Donald Kerwin, vice president for programs, Migration Policy Institute, said:

The discussion on birthright citizenship started with an ill-conceived idea (to amend the 14th Amendment as if the Constitution were yet another immigration loophole), progressed to a bad tactic (the idea that this change could be accomplished without a constitutional amendment), and has now transitioned with frightening speed to what may go down as the signature nativist proposal of our era: to retroactively revoke the citizenship of a class of U.S.-born children and to deport them with their parents.

The 14th Amendment, which overturned the Dred Scott decision and extended citizenship to “all persons” born in the United States and subject to its jurisdiction, has been one of the proudest achievements of our constitutional democracy. It reflects the ideals that bind us as a nation. To attempt to amend it would have disastrous public policy consequences. We should be preparing these children to contribute to the good of our nation, rather than attempting to relegate them – and their progeny – to a permanent underclass.  

This citizenship-stripping proposal is rich in irony. Its supporters hold up the example of less generous European citizenship laws, as if Europe was their model. They carry the “rule of law” banner, but seek to create an “illegal” class of children who broke no laws. They argue that the parents of these children are not subject to U.S. jurisdiction or laws, but nonetheless can and should be deported.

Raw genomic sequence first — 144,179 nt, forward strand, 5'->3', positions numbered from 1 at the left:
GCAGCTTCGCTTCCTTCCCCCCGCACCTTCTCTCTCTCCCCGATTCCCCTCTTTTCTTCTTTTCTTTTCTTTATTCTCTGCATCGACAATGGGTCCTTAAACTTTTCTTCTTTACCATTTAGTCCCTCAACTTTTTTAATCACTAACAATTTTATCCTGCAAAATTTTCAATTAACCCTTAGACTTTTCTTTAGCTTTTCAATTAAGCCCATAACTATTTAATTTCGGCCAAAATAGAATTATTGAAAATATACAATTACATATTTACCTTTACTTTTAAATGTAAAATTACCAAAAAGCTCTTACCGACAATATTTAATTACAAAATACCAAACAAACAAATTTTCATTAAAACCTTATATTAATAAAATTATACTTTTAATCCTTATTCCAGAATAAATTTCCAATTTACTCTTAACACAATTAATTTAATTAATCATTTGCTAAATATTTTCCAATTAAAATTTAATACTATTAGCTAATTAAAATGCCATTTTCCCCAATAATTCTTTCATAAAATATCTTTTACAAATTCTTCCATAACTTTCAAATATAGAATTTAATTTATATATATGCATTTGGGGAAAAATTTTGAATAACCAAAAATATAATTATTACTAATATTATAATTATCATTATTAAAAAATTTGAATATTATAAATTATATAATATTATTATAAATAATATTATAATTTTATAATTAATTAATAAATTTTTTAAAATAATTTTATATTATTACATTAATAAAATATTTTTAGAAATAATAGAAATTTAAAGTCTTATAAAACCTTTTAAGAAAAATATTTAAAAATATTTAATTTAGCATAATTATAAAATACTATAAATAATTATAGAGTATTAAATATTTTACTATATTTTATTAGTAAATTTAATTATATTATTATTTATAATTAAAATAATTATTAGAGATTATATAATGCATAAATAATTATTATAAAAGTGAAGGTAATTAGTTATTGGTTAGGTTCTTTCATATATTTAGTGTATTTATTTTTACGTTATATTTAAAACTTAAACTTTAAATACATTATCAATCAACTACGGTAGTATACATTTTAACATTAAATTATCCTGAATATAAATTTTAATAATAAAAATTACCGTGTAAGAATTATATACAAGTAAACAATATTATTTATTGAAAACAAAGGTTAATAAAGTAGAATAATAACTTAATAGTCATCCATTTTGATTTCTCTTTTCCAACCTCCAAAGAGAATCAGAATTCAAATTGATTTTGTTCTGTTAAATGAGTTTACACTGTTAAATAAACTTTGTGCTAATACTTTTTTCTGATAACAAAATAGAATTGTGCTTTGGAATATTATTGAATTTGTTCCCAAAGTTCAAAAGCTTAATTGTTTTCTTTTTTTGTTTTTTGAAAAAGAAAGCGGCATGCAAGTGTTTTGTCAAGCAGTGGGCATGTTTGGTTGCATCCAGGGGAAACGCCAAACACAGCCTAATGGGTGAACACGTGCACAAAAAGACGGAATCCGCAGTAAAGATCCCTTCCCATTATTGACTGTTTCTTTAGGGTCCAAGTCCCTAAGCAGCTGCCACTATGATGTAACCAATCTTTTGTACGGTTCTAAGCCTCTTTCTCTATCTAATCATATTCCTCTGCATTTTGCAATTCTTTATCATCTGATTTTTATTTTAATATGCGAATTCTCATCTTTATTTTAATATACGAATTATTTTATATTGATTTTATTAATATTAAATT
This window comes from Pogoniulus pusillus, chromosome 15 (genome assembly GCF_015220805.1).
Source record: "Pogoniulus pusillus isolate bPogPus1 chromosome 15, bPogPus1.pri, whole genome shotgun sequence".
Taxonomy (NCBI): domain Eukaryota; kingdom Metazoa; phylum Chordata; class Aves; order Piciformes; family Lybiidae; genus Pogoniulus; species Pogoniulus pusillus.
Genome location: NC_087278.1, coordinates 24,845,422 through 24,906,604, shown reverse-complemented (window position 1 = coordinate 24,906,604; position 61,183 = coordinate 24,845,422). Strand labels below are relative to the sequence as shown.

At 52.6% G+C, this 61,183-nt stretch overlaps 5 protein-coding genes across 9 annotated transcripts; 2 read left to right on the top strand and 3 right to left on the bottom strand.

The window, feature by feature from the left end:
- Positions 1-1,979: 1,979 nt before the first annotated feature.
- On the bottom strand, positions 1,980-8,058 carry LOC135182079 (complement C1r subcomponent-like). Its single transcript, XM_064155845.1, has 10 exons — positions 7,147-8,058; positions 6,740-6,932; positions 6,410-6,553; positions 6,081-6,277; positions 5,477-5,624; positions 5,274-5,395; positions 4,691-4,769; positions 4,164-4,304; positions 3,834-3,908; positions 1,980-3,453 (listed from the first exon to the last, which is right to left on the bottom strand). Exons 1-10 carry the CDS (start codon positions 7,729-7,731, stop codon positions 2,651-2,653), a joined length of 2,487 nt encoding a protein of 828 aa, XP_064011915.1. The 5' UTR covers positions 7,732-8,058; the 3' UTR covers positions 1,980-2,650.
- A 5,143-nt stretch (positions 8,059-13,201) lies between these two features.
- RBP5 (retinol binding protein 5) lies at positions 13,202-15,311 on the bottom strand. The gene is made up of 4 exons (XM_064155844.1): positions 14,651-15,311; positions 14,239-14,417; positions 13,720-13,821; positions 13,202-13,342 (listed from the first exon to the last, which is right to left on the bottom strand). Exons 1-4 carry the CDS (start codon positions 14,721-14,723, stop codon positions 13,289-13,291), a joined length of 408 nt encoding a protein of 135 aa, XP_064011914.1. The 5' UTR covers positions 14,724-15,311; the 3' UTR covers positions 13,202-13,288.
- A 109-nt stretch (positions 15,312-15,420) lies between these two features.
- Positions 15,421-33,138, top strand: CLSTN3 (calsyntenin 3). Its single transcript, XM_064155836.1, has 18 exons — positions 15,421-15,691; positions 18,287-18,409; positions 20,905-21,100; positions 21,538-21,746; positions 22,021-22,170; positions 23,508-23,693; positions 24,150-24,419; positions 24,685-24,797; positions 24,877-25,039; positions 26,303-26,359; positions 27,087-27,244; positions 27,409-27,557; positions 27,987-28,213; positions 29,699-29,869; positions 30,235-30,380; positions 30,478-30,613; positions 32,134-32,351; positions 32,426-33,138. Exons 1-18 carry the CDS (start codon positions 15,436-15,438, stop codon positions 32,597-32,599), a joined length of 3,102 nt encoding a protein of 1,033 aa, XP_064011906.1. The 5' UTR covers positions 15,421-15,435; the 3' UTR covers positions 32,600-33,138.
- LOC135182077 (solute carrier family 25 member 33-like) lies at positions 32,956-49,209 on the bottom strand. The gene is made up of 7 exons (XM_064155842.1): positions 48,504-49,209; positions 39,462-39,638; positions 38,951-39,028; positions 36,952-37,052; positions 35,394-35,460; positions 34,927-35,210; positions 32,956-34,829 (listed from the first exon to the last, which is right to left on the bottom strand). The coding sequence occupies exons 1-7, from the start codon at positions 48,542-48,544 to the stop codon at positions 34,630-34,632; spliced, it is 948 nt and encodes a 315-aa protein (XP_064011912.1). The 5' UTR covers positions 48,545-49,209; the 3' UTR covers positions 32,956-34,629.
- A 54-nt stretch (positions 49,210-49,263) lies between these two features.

But most of all they think – as do I – that America is an exceptional country. Where we part company is that I am convinced this proposal would undo part of what makes us exceptional.

Alan Abramowitz, political science professor, Emory University, said:

No. Throughout our country’s history, the children of immigrants, regardless of the circumstances of their arrival, have become some of our most productive citizens. Moreover, this would be a violation of the 14th Amendment to the U.S. Constitution. Regardless of the rhetoric of some right-wing politicians, you can’t take away the citizenship of those born in this country without amending the Constitution, and everyone knows that’s not going to happen.

Justin Raimondo,
editorial director of, said:

No, but it seems to me that some sort of compromise on this issue is warranted. It is patently ridiculous that the parents of two non-citzens should give birth to a child who is a citizen by "right." The framers of the 14th amendment had no such intention. How about if we split the difference? If one of the parents is a citizen, then the child is, too. If, however, both parents are non-citizens, then the deal's off. After all, it's just common sense — unless, of course, one wants to abolish the borders altogether.